The dental health of Scotland’s poorest children is at risk of receding decades as access to services remains strained, dentists have warned.
It comes as latest figures show more than one in four primary one pupils in Tayside and Fife have tooth decay — which leads to missing teeth, fillings and further complications.
In Tayside, children from worse-off backgrounds have 30% more instances of dental disease than those from more affluent areas.
Improvements have been made in young persons’ dental care in Scotland in the last 10 years, but children from more deprived backgrounds are still at greater risk of poor dental health.
In 2008, more than 67% of the country’s poorest children had obvious signs of tooth decay, while in 2020 that figure stands at just over 41%.
But, with “normal” dental services unlikely to resume before Christmas and the Scottish Government’s Childsmile programme paused as the pandemic ensues, the work achieved in tackling tooth health inequality could be completely undone, according to the British Dental Association (BDA)
The BDA warns “stark and persistent inequalities” will widen as a result of the pandemic, “given the collapse in access to routine services, the suspension of public health programmes and the impact of sugar-rich lockdown diets”.
Dentists have warned previously the backlog in care caused by the coronavirus and despite the Scottish Government giving a November 1 return date for “routine services”.
Professionals warned they would still be able to see 80% fewer people per day because of the hygiene, PPE and distancing measures currently in place.
Robert Donald, chair of the British Dental Association’s Scottish Council, said: “Covid risks undoing decades of progress in improving the dental health of our children.
“Dentistry in Scotland is at a turning point. Routine check-ups remain off the cards for most families, our public health programmes are struggling and high street practices face a deeply uncertain future.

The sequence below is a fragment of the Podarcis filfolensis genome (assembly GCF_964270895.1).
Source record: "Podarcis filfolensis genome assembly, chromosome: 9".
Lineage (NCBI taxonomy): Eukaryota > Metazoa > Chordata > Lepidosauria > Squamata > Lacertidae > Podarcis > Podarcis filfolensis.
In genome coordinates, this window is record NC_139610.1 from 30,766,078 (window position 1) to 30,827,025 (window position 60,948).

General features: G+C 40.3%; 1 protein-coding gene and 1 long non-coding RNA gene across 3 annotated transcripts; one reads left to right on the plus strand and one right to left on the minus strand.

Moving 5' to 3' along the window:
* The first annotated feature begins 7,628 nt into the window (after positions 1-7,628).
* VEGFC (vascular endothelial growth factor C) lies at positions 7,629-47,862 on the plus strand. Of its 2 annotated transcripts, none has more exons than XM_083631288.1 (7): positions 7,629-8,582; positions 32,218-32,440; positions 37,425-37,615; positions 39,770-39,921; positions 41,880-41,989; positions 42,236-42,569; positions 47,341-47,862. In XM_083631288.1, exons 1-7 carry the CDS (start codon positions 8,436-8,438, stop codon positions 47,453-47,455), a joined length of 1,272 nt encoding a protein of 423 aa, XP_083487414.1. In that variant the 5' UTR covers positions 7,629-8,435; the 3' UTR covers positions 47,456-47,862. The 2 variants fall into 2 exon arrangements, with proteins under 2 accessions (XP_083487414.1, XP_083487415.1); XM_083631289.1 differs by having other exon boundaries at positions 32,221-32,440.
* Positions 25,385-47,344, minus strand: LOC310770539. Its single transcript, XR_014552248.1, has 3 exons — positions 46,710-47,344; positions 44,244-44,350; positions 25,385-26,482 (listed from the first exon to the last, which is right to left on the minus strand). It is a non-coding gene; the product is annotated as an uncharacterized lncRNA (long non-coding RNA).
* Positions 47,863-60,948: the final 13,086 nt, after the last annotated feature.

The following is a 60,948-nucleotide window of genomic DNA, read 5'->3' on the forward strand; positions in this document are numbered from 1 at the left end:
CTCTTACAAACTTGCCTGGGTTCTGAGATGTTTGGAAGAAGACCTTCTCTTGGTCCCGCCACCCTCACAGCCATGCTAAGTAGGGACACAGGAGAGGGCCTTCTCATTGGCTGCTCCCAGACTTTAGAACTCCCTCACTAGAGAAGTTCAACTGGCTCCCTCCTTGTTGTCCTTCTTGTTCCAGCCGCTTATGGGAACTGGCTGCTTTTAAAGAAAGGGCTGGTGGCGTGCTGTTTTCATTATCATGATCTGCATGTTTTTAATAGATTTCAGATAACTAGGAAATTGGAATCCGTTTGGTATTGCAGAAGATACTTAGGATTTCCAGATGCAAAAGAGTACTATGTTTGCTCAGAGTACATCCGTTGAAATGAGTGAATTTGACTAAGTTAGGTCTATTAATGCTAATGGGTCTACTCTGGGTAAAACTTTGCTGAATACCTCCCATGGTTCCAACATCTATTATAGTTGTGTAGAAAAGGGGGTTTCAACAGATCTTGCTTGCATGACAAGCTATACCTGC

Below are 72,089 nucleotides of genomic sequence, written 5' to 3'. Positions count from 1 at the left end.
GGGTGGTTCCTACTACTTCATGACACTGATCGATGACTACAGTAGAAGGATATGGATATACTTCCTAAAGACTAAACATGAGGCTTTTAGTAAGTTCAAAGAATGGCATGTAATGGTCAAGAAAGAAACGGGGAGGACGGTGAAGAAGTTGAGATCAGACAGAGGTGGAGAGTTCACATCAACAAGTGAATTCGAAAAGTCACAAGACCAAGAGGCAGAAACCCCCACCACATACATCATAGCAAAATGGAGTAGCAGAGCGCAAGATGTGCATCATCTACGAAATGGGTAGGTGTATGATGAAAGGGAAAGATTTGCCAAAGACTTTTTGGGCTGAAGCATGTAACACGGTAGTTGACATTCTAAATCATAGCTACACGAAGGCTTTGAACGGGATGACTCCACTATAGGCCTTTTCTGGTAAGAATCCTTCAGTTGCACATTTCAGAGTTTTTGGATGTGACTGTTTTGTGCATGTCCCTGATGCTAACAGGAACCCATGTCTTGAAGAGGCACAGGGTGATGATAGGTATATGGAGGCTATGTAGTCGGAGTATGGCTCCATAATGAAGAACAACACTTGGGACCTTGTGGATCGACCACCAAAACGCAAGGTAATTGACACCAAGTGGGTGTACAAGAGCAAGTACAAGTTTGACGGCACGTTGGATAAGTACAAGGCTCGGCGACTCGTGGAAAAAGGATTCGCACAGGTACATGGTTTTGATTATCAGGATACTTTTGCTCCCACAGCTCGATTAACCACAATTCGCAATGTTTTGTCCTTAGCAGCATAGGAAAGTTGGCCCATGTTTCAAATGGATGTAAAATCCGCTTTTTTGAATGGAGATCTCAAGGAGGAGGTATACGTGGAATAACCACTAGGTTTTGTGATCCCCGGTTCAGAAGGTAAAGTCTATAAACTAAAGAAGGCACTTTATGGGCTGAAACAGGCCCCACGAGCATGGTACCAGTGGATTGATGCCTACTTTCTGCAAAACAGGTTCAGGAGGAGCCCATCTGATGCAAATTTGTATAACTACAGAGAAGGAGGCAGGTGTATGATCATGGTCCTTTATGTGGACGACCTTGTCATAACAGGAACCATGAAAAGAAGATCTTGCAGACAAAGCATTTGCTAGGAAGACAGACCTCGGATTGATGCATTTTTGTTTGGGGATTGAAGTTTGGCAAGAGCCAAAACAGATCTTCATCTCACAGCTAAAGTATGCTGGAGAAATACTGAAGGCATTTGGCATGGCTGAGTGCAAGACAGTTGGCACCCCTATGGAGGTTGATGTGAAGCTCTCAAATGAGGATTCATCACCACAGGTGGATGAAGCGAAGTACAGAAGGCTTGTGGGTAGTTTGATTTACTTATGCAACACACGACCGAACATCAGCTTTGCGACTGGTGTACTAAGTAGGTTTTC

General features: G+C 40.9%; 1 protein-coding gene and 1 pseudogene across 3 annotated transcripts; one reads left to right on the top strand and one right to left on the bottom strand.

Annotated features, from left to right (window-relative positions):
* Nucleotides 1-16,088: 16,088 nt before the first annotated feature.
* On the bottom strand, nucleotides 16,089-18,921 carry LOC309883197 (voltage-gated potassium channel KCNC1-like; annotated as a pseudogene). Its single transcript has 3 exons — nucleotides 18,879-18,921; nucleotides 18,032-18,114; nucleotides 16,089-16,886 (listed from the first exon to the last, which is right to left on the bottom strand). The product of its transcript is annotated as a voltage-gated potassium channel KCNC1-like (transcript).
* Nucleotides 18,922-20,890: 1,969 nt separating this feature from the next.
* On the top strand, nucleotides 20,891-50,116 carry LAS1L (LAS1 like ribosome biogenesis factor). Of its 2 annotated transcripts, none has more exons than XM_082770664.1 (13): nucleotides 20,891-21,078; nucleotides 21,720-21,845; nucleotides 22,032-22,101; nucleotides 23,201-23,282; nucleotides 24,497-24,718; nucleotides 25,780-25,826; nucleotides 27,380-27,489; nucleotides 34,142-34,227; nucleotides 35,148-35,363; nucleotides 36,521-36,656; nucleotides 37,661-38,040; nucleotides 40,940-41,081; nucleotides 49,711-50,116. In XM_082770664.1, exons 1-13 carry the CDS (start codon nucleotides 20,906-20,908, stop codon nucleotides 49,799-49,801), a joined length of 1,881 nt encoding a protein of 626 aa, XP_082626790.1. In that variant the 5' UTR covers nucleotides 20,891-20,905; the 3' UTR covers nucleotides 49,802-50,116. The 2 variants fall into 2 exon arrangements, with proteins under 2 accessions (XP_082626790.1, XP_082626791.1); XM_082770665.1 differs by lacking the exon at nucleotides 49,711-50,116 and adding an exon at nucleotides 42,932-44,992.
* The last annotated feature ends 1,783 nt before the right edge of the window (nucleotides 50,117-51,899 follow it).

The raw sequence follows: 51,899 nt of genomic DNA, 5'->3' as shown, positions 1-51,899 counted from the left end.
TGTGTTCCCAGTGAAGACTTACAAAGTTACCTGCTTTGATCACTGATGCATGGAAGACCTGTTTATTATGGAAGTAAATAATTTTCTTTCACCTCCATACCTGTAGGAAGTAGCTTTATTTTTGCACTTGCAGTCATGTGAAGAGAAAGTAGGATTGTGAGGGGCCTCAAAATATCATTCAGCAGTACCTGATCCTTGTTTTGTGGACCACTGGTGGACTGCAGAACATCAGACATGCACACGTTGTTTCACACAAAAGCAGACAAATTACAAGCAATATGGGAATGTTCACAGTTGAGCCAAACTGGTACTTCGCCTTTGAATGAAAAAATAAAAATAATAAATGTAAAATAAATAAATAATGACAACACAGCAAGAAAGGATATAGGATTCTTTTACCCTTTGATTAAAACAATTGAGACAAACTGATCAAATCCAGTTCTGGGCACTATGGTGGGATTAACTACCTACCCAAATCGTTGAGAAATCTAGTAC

“The oral health gap between rich and poor — which has proved so stubborn — will widen unless we see real commitment from the Scottish Government.”
Health board accepts more to do
NHS Tayside’s clinical dental director Morag Curnow said although the Childsmile programme had reduced “burden of dental disease”, it had yet to significantly reduce the inequalities gap.
She said: “The latest report of the National Dental Inspection Programme shows that the dental health of primary one children across Scotland continues to improve.
“However, inequalities remain and the children living in the least affluent areas have 30% more dental disease than those living in the most affluent.
“In Tayside, programmes such as Childsmile have reduced the overall burden of disease but not significantly narrowed the inequalities gap and our Oral Health Improvement Team will be looking at innovative ways to address this.
“Currently, school-based programmes involving visits from dental staff have been suspended due to COVID-19, but schools can continue with the evidence-based toothbrushing programmes with support from local dental services.”
“In the school year 2019/20, 74% of primary one children in Tayside were free from tooth decay, three percent higher than the last report in 2018 and 28% higher since the programme started in 2002/03. These figures also show that the average number of decayed, missing or filled teeth per child reduced from 2.76 in 2002/03 to 1.04 in 2019/20.”
The Scottish Government was approached for comment.